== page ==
The second case involved assailant Erika Menendez, who targeted an Iranian man based on her misguided political convictions. She told the police that she targeted Sunando Sen and pushed him in front of an oncoming 7 train in Queens because she “hated Hindus and Muslims since 2001 since they put down the Twin Towers.” She added, “I have been beating them up since.”
There are currently 25 names on the most-wanted list of mentally ill. The process involves the issuance of a specific type of warrant that permits the police to arrest individuals, even if they have not committed a crime, simply for not attending court-ordered therapy.
The Washington Times reports:
The arrest warrants the police are pursuing do not mean the targets are wanted for crimes, but rather for avoiding court-ordered mental-health treatment, according to the Post. Police in the city’s Real Time Crime Center are tasked with the roundup using advanced technology. Once tracked down, the suspects then will be forcibly taken by detectives to hospitals for treatment.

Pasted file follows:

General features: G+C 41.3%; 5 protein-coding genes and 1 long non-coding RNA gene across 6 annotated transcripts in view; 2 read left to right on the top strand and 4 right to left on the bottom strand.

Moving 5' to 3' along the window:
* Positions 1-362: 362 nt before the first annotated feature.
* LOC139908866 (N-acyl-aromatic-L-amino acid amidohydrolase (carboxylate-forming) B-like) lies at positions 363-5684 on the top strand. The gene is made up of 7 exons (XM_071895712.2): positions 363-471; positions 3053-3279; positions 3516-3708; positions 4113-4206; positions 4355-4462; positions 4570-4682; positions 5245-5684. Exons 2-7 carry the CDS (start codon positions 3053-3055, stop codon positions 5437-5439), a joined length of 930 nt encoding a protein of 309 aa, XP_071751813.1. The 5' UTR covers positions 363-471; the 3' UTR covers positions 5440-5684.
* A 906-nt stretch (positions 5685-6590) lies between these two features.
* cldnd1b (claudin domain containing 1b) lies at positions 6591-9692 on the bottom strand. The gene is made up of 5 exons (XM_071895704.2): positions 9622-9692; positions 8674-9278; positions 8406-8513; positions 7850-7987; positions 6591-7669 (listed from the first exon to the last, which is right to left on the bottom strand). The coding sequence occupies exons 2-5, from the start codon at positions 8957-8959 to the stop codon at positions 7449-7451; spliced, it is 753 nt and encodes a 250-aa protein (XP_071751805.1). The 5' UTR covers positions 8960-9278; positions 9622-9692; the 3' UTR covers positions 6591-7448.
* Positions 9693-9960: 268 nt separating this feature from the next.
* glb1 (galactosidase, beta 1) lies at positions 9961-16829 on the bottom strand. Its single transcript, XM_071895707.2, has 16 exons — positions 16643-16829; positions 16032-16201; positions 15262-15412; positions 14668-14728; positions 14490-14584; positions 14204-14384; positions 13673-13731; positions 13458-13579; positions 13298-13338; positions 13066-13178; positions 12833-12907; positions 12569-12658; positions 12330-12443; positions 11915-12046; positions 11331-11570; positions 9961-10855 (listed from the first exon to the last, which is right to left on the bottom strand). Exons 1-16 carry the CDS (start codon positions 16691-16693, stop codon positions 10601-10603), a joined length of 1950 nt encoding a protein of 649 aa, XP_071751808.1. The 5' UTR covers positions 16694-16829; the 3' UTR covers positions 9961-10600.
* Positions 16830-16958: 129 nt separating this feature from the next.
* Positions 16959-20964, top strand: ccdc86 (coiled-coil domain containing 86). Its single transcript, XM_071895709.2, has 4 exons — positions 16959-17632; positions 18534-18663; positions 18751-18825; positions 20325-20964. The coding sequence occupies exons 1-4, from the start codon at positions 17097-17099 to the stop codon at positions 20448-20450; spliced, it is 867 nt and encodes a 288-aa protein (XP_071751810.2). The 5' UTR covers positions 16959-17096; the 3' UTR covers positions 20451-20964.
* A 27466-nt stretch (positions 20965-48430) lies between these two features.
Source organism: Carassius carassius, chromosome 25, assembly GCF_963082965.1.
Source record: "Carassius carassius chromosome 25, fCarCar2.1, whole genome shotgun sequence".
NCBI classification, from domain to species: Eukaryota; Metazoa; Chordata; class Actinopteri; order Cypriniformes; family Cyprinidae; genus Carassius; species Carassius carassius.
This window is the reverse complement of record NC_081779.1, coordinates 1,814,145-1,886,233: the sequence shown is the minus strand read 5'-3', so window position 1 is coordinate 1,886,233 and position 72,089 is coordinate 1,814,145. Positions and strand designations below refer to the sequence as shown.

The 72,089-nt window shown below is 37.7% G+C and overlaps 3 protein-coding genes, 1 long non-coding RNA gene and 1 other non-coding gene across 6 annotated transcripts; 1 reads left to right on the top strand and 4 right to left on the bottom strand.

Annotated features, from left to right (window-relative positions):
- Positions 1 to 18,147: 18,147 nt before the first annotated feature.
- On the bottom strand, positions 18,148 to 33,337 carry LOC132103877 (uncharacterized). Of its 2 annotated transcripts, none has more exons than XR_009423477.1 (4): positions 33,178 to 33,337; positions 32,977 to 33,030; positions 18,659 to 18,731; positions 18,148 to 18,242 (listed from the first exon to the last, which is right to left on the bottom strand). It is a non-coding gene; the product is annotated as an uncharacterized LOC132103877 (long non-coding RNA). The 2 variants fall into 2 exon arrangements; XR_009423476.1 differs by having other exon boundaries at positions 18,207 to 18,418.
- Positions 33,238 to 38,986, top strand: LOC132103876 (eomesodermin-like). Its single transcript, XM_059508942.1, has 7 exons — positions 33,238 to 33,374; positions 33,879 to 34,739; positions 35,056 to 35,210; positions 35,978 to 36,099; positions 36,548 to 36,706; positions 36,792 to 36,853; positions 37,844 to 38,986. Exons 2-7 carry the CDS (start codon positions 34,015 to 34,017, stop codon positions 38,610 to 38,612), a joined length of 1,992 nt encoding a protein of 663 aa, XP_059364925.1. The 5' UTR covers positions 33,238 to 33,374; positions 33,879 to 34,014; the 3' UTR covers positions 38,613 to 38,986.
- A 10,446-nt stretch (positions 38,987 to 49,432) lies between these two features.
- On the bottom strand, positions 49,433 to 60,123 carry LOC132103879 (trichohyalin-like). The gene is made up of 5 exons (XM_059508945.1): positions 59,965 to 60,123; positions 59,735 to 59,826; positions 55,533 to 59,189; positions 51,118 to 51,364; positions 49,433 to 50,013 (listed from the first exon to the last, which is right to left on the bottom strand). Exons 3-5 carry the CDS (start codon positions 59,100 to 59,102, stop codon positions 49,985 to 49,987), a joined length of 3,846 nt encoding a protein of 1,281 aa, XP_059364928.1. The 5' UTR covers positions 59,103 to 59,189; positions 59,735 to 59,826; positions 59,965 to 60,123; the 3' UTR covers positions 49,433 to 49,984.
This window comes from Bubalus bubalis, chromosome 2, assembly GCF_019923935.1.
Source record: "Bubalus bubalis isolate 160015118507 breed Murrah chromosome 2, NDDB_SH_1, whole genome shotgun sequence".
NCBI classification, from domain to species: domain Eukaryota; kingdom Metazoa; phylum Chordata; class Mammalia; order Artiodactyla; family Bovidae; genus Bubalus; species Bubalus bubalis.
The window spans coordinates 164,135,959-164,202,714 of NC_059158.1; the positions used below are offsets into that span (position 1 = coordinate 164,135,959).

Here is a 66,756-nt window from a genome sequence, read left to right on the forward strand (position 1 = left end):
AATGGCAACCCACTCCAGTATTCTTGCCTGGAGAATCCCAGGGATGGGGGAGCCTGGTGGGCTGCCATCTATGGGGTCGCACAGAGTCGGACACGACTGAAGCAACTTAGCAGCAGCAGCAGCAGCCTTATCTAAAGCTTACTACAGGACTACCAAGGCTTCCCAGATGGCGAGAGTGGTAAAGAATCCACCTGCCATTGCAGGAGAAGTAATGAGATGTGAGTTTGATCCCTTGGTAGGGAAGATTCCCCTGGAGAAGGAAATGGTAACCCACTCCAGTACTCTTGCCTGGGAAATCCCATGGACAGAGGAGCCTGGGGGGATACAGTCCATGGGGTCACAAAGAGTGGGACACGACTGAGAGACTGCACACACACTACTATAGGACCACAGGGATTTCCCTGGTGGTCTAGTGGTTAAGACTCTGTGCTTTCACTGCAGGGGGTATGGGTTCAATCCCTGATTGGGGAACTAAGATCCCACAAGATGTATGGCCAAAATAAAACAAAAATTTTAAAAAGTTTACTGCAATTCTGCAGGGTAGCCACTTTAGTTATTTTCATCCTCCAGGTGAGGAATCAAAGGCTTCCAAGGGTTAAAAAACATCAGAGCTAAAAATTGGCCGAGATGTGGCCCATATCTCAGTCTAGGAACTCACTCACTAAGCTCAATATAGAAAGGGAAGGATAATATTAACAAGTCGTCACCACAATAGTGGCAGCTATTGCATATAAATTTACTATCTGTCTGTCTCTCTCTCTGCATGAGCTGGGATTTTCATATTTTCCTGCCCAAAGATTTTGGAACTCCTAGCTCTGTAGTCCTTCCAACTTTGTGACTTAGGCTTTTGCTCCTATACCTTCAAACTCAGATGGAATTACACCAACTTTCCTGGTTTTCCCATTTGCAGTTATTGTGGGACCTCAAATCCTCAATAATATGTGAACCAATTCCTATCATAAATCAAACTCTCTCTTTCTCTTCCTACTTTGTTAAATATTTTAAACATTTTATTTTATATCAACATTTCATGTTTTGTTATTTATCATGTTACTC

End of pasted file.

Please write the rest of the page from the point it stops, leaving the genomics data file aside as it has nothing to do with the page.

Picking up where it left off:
A handful of police officers are currently assigned to the new policy, which began a few weeks ago. The program is a variation of an older policy. The New York Post explains:
In the past, the city Department of Health would ask cops for help finding mentally ill people who aren’t taking their court-mandated meds so they could be taken to clinics. But that only applied to those who had known addresses — and patients who went off the grid were rarely pursued, the sources said.
The city is now concerned it could be liable if one of those people goes off the rails and hurts someone — or themselves, the sources said.